Surrounded by expectation, Qantas’ Sunrise project will begin on Friday with the takeoff of a Boeing 787-9 from New York to Sydney, Australia. On board the aircraft recently delivered by the manufacturer only 50 passengers who will cover more than 16,000 km (8,650 nm) in almost 20 hours flight.
The air marathon has a clear goal: to identify possible ways to improve the flight experience so that passengers can endure so much time in a confined and pressurized environment at over 10,000 meters.
With its main hubs in Australia far from cities like New York and London, Qantas is one of the airlines most affected by the inability to transport passengers faster between their destinations.
Today, its longest route links the British capital with the city of Perth, on the west coast of Australia, which is far from the main cities of the country. So enabling a flight between London and Melbourne or Sydney is something the company pursues.
Challenge for manufacturers
In order to carry out the experiment, Qantas had to restrict the number of occupants on the aircraft to extend its autonomy, demonstrating that the airline’s experience is also a challenge for manufacturers.
The goal is to create conditions to offer such long flights with a larger capacity, something that is not possible today. The nearest performing jet is the A350-900ULR, a special version of the twin-engine that has been used by Singapore Airlines since 2018 to connect Singapore to New York, more than 15,000 km apart. But to achieve this, the Airbus plane has only 173 seats.
The Qantas challenge, however, has already prompted Airbus to develop a new A350-1000 variant capable of flying distances of 16,000 km (8,700 nm), about 550 km more than the original capacity. To achieve this extra range the aircraft must lift its Maximum Takeoff Weight (MTOW) to carry 159,000 liters of fuel. However, this is an autonomy that would not allow it to fly from London to the west coast of Australia, some 17,000 km away.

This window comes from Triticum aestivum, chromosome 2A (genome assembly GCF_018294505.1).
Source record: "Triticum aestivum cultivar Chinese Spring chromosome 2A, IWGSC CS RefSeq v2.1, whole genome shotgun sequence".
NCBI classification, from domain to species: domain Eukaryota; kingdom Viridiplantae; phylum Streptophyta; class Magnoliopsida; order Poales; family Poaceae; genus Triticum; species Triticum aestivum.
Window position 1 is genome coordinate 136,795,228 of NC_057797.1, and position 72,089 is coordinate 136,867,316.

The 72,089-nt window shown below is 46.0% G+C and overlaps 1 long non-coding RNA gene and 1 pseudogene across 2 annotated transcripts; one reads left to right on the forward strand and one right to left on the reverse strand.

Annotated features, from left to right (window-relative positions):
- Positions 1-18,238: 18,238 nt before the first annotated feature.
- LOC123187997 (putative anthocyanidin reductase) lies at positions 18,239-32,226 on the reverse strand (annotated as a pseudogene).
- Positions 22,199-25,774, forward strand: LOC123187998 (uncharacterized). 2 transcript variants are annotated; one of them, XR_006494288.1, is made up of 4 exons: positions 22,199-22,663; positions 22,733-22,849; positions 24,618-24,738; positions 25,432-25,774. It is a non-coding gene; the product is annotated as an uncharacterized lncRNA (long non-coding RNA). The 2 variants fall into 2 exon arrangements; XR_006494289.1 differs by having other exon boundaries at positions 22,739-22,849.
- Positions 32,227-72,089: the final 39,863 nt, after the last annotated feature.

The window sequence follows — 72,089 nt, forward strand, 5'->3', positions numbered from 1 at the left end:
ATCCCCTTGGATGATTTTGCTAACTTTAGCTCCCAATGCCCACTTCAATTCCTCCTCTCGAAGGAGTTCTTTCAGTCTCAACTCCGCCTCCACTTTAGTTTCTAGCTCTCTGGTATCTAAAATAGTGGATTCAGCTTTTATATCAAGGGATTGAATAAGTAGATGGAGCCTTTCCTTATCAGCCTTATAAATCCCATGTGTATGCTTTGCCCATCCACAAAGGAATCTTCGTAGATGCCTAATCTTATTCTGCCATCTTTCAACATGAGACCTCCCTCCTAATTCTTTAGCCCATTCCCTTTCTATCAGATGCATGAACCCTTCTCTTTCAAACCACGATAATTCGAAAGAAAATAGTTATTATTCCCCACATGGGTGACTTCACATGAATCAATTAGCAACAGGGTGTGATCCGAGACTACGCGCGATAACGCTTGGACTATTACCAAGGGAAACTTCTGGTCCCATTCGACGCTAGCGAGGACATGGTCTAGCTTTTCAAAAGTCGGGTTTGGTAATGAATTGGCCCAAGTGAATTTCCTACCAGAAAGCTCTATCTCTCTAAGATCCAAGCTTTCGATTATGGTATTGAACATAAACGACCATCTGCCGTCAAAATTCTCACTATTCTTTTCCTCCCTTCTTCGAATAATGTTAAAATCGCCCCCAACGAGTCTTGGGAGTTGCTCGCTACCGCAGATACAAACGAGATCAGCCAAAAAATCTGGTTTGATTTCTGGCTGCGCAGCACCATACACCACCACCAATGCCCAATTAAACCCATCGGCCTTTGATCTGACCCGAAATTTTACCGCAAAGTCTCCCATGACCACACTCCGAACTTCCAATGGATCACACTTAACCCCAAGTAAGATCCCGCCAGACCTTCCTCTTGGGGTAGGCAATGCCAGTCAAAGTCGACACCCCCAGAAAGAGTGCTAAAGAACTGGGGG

And another challenge about jetlag
If the goal of flying for so long nonstop is complicated for Boeing and Airbus, it is no different for passengers. The jetlag, a recurring problem on long-haul flights, only tends to get worse under these conditions.
For this reason, passengers on Qantas experimental flights, as well as the crew itself, will be monitored throughout the flight. Pilots will fly with brain monitoring equipment, collect urine before, during and after landing and will be videotaped all the way to track their activity.
Passengers will have sensors on their clothes to record movement and exposure to sunlight. The onboard diet will be controlled to help the biological clock adapt to the time zone changes, its activities before, during and after the flight will be noted and will still take a reflex test upon arrival.
Even before starting the project, Qantas has already achieved some results through surveys with its customers. According to these data, 54% of passengers used ear plugs or noise cancelling headsets to sleep better while 38% drank alcohol and 10% sleep medication.
Upon arrival at their destination, only 39% chose light meals to restore their body and 47% going outdoors for sunlight, one of the most effective ways to reduce jetlag. As it turns out, much remains to be learned on board an airplane.